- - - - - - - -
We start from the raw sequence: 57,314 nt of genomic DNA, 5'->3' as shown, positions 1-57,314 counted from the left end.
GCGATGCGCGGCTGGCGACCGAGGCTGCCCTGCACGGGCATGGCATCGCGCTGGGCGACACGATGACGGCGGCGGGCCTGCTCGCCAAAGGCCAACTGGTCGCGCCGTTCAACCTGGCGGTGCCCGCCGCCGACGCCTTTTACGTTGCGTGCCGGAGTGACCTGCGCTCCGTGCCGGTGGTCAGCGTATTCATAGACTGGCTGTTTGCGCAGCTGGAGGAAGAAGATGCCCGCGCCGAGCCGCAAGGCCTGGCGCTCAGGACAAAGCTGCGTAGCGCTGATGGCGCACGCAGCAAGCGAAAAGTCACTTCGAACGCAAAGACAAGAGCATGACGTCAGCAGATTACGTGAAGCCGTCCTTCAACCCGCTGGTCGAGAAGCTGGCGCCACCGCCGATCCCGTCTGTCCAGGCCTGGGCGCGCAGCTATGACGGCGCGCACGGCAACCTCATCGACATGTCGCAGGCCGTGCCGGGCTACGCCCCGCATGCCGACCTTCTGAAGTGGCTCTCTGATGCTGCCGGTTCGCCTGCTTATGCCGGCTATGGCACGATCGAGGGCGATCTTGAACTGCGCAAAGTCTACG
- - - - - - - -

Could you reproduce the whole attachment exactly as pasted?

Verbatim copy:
We start from the raw sequence: 57,314 nt of genomic DNA, 5'->3' as shown, positions 1-57,314 counted from the left end.
GCGATGCGCGGCTGGCGACCGAGGCTGCCCTGCACGGGCATGGCATCGCGCTGGGCGACACGATGACGGCGGCGGGCCTGCTCGCCAAAGGCCAACTGGTCGCGCCGTTCAACCTGGCGGTGCCCGCCGCCGACGCCTTTTACGTTGCGTGCCGGAGTGACCTGCGCTCCGTGCCGGTGGTCAGCGTATTCATAGACTGGCTGTTTGCGCAGCTGGAGGAAGAAGATGCCCGCGCCGAGCCGCAAGGCCTGGCGCTCAGGACAAAGCTGCGTAGCGCTGATGGCGCACGCAGCAAGCGAAAAGTCACTTCGAACGCAAAGACAAGAGCATGACGTCAGCAGATTACGTGAAGCCGTCCTTCAACCCGCTGGTCGAGAAGCTGGCGCCACCGCCGATCCCGTCTGTCCAGGCCTGGGCGCGCAGCTATGACGGCGCGCACGGCAACCTCATCGACATGTCGCAGGCCGTGCCGGGCTACGCCCCGCATGCCGACCTTCTGAAGTGGCTCTCTGATGCTGCCGGTTCGCCTGCTTATGCCGGCTATGGCACGATCGAGGGCGATCTTGAACTGCGCAAAGTCTACG